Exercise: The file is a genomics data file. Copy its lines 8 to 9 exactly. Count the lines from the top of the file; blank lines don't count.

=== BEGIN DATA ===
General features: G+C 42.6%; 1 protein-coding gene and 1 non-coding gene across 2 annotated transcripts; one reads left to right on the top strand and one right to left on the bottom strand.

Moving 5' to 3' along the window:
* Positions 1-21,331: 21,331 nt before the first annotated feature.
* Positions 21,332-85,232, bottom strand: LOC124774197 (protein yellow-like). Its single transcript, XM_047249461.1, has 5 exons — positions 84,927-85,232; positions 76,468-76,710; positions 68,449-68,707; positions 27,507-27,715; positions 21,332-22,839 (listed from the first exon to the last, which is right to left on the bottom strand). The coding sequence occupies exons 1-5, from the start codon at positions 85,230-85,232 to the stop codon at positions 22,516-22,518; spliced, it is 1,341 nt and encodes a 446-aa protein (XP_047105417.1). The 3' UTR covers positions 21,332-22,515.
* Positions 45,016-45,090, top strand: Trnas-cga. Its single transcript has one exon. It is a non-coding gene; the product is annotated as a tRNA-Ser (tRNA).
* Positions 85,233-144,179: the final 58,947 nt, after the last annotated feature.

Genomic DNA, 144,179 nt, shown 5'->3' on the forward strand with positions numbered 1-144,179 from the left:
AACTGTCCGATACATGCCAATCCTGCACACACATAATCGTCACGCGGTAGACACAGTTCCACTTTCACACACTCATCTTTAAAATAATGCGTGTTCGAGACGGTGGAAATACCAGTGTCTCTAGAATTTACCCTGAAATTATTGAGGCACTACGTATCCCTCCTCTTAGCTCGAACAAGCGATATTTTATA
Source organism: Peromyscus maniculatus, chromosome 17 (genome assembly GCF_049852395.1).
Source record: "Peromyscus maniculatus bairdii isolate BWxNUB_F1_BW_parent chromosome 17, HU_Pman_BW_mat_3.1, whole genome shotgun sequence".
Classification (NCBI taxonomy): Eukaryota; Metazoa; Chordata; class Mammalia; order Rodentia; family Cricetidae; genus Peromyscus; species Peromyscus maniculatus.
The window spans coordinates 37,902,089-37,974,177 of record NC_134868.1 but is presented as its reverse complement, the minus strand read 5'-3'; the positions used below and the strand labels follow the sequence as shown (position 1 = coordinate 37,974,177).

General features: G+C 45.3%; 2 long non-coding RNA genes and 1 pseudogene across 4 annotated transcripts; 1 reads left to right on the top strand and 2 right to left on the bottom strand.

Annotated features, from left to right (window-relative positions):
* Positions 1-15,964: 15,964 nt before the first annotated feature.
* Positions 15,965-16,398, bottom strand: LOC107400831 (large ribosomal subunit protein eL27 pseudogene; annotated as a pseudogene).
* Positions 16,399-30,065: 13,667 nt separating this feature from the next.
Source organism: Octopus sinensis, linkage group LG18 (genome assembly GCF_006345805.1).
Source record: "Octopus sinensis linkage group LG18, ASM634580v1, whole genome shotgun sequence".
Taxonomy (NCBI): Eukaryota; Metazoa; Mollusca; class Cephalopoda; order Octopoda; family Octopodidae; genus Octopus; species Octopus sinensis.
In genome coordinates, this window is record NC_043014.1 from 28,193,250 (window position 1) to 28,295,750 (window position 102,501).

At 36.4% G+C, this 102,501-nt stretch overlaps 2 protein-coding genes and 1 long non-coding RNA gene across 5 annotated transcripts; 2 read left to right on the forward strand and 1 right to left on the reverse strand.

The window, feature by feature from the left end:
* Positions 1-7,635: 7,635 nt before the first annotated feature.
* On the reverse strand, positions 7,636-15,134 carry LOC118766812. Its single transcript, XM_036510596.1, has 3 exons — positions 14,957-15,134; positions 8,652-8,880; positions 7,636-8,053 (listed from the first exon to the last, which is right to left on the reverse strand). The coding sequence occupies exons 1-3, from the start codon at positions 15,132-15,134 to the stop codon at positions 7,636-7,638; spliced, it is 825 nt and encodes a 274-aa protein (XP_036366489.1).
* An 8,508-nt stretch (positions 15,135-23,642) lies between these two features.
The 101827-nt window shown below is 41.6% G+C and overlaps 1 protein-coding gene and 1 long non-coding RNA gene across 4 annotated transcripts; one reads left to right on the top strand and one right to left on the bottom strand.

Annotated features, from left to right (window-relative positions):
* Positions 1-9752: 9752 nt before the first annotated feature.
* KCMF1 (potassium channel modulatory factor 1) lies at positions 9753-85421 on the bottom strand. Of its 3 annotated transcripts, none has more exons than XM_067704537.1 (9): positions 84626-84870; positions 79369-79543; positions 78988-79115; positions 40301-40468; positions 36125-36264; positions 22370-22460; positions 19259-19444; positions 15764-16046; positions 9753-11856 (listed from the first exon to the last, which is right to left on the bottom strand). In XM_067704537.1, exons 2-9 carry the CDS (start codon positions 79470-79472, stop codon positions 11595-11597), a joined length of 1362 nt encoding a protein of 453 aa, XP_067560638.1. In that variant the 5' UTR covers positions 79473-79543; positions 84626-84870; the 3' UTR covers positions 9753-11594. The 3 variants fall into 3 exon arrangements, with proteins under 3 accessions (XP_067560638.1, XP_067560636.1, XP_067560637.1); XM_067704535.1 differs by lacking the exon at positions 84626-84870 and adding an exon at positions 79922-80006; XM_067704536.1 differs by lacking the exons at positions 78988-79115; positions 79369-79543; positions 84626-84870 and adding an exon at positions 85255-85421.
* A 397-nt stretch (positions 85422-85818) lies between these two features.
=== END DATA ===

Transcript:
AACTGTCCGATACATGCCAATCCTGCACACACATAATCGTCACGCGGTAGACACAGTTCCACTTTCACACACTCATCTTTAAAATAATGCGTGTTCGAGACGGTGGAAATACCAGTGTCTCTAGAATTTACCCTGAAATTATTGAGGCACTACGTATCCCTCCTCTTAGCTCGAACAAGCGATATTTTATA
Source organism: Peromyscus maniculatus, chromosome 17 (genome assembly GCF_049852395.1).